A reminder obout flying unprotected light airplanes in Ice

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pelmet
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A reminder obout flying unprotected light airplanes in Ice

Post by pelmet » Thu Nov 14, 2019 11:29 am

https://www.youtube.com/watch?v=GMmpUuAeEpM

Interesting video.

I was always kind of scared of flying in IMC in cloud in the winter and for the most part avoided it. I did get in some once in a Cessna and it was worrying with some large pieces of frost like substance coming through the air vents.

Doing this at night is not a wise idea. It looks like avoiding weather painted on ATC radar is a good idea as well no matter what the forecast was. Another key is the ground temp in terms of being able to melt any unanticipated ice accumulation. If it is cold, another reason not to go. I would stick to mostly clear nights and only thin clouds in the day when on an IFR flight plan in the winter in these unprotected light aircraft. And have extra fuel and be ready to deviate/divert.

Looks like the situation was subsequently handled well with carb heat on(the intake filter is completely iced over) and a no flap landing.
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jakeandelwood
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Re: A reminder obout flying unprotected light airplanes in Ice

Post by jakeandelwood » Thu Nov 14, 2019 11:40 am

Wow, quite the story!
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PilotDAR
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Re: A reminder obout flying unprotected light airplanes in Ice

Post by PilotDAR » Fri Nov 15, 2019 12:41 am

I watched a pilot with three passengers taxi in at Bradford, Pennsylvania, decades back, in a 172 that looked like that. The pilot did not look anywhere near as scared as he should have looked. I've had two unintended icing encounters in non deiced plane, and one in a deiced plane, each of which rendered the plane barely flyable, and likely not landable. The only thing which saved my butt in each case, was staying aloft long enough to find warmer air, and loosing the ice before having to land (or crash). In each case, this was monumental luck, not skill.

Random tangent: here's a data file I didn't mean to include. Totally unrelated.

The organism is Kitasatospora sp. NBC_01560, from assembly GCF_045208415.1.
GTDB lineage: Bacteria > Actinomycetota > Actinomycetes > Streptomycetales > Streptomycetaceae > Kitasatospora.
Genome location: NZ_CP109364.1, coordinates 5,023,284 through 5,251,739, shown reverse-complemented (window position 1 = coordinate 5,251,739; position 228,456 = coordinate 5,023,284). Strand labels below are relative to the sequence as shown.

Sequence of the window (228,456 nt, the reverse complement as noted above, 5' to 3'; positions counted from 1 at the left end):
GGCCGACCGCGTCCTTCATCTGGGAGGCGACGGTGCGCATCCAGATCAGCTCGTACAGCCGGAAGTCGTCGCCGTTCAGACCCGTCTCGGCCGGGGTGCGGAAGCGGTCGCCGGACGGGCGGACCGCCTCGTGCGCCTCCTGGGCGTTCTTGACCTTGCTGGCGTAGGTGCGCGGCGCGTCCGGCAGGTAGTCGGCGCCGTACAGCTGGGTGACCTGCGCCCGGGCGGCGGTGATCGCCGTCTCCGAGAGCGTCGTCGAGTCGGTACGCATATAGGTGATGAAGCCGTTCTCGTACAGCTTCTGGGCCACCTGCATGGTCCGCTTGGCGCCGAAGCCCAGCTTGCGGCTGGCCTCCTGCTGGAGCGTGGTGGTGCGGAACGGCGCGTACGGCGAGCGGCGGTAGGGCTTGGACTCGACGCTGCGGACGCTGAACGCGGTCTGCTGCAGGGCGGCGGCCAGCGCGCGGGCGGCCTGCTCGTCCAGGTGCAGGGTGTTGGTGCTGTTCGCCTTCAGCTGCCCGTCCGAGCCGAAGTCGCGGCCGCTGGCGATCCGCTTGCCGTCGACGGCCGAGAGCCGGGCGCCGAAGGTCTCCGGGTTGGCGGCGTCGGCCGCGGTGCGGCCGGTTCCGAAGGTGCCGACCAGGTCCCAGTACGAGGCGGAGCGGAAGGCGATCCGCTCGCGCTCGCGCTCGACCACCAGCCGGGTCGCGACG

Twice I had to descend to find the warmer air, and was very lucky it was there to be found, the other time, was as a 15 year old passenger in an iced over 150, where sheer luck allowed us to break out on top, and stay aloft long enough, that sublimation removed enough ice to allow a decent approach hours later.

A friend of mine (highly experienced retired test pilot) was ferrying a Piper Dakota (lots of power available). He encountered unforecast ice over Labrador, at night (which was probably not the wisest time to be flying there). He told me that full power allowed him to maintain 75 knots on the buffet of the stall, while he descended at 1500 FPM. He hit the trees doing that, and spent a cold night, injured and trapped in the wreck, waiting for rescue the next morning. Six months later, he flew again.

Be very scared of icing in non known ice equipped planes. Be cautious of ice in known ice planes.
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